Mark Anthony Jones: Review of Jeffrey N. Wasserstrom's Global Shanghai, 1850-2010 (Routledge: New York 2008)
Historians have long been interested in the impact of Europeans on Asia, though the focus has begun to shift in recent years, with some now emphasizing the dominant role of the intra-Asian marketplace on the growth of world trade, especially from the Ming period onwards. Professor Jeffrey Wasserstrom is one such revisionist, whose empirically based study of Shanghai’s emergence as a global city challenges the predominant Eurocentric view that pushes a discourse of an East-meets-West metropolis. Even during the treaty-port era, when Shanghai was so often described as the ‘Paris of the Orient’, it was, argues Wasserstrom, the result of more than “simply an East-meets-West” dynamic, for there “were always non-Western and non-Chinese actors playing key roles in the story of Shanghai’s globalization.” When the Public Garden was off-limits to Chinese other than servants, for example,
it might be visited by a businessman from Korea and a family of Baghdadi Jews, who had come to listen to the Shanghai Municipal Orchestra, in which Filipinos were among the musicians, and when they entered to hear the band, they might have passed by a Gurkha constable at the gate. Most significantly, of course, among the non-Western and non-Chinese participants in Shanghai’s initial rise to global city status were the many Japanese who, as investors, as tourists, as literary influences, and as invaders and then conquerors, figured prominently in shaping the history of the city throughout the first half of the twentieth century.
The same holds true for Shanghai today, argues Wasserstrom, with the city’s re-globalization again being “very much an East-meets-East as well as an East-meets-West story.” Japanese companies have been heavily involved in creating many of Shanghai’s postmodern new landmarks, “including what is just now the tallest skyscraper on earth, the World Financial Center,” and Taiwanese and Hong Kong investors have “played a crucial part” in the city’s resurgence. Xintiandi for example, one of the city’s leading entertainment and retail districts, “was bankrolled primarily by a Hong Kong developer. Even the management team in charge of the city’s Starbucks franchise is based not in Seattle but in Taipei.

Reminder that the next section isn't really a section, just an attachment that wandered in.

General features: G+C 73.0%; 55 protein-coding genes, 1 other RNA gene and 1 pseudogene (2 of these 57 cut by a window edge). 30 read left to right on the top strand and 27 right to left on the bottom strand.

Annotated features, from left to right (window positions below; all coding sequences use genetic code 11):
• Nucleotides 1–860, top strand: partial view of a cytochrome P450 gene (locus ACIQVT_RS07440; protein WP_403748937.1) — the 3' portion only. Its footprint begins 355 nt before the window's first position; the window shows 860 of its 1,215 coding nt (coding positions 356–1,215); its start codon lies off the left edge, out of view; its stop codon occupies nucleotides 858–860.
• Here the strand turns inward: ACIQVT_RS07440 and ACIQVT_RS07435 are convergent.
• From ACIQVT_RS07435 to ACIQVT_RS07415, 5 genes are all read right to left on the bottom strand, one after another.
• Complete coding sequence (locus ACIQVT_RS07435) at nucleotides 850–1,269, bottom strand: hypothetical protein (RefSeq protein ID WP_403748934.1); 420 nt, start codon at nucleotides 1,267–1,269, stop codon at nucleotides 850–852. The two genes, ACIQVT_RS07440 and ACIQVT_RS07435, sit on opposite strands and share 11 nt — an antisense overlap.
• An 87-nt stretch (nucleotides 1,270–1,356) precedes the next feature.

Although “the rapidity with which Shanghai has been changing and continues to change makes it difficult to predict what lies in store for it,” Wasserstrom believes that Shanghai’s hosting of the World Expo in 2010 will be an important moment in the city’s history, as there is an expectation that the event will draw an estimated 70 million tourists to Shanghai, not only from the West, “but from other parts of the Chinese mainland, from Hong Kong, and from countries near to China, especially Japan and Korea as well as Singapore and Taiwan.” The event then, will not only increase Shanghai’s status as a global city, but will also “lead to yet another face-lift for its waterfront” in order to provide docking space for large cruise ships and to make room for national pavilions.
Another of Wasserstrom’s many interesting predictions, is that Shanghai will provide a model for other cities with global aspirations to follow:
Looking beyond Shanghai and into the future, we can expect to see the city, due to its success at using ideas about the local past to serve its present globalizing goals, stand out more and more as a model for other urban centres that had golden ages as cosmopolitan hubs. This has happened already with Bombay (Mumbai), where some boosters have invoked Shanghai as having blazed a path that their city should follow. And it is easy to imagine developers in a Havana or Hanoi of 2020 trying to figure out how to create a local counterpart to Xintiandi that would simultaneously, like that site, point to a storied past and an ambitious future.
A city that is constantly re-inventing itself, post-socialist Shanghai, says Wasserstrom, is not only the city of the present, but also of the future. In a line reminiscent of Marshall Berman’s description of modernity, where we as subjects are “alive to new possibilities for experience and adventure” while also being “frightened by the nihilistic depths to which so many modern adventures lead,” the futuristic city, writes Wasserstrom, is “one that regularly inspires dreams and nightmares, not just within but also well beyond its borders, and one that is thought of as rich in disturbing portents and also promise.”
Shanghai’s potent “mix of sensation and spectacle, exploitation and excitement” not only attracts international capital, but also those of us who, like Wasserstrom, find magnetic the global dynamism of such cities of perpetual disintegration and renewal.
Adopting a global rather than Eurocentric perspective, Wasserstrom has produced a fascinating, well-researched and empirically grounded study that sheds much needed light on Shanghai’s emergence, and re-emergence, as a cosmopolitan city of global importance. Highly recommended.
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